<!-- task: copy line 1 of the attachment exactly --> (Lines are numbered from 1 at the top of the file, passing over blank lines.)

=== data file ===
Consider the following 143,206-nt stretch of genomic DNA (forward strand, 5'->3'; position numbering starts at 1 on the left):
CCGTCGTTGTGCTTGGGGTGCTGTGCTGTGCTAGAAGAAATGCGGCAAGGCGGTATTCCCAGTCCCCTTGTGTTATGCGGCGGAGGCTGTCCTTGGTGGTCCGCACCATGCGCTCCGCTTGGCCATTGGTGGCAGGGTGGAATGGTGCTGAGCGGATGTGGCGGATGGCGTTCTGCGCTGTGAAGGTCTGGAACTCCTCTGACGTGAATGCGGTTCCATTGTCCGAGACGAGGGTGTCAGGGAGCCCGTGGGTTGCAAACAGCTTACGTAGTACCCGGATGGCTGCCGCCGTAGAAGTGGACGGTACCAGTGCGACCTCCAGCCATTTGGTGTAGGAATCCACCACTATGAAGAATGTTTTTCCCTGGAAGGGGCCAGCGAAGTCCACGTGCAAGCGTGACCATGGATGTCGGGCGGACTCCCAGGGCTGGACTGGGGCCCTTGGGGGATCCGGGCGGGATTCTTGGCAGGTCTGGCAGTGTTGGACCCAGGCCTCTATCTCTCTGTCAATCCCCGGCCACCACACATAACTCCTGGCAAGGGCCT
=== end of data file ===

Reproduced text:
Consider the following 143,206-nt stretch of genomic DNA (forward strand, 5'->3'; position numbering starts at 1 on the left):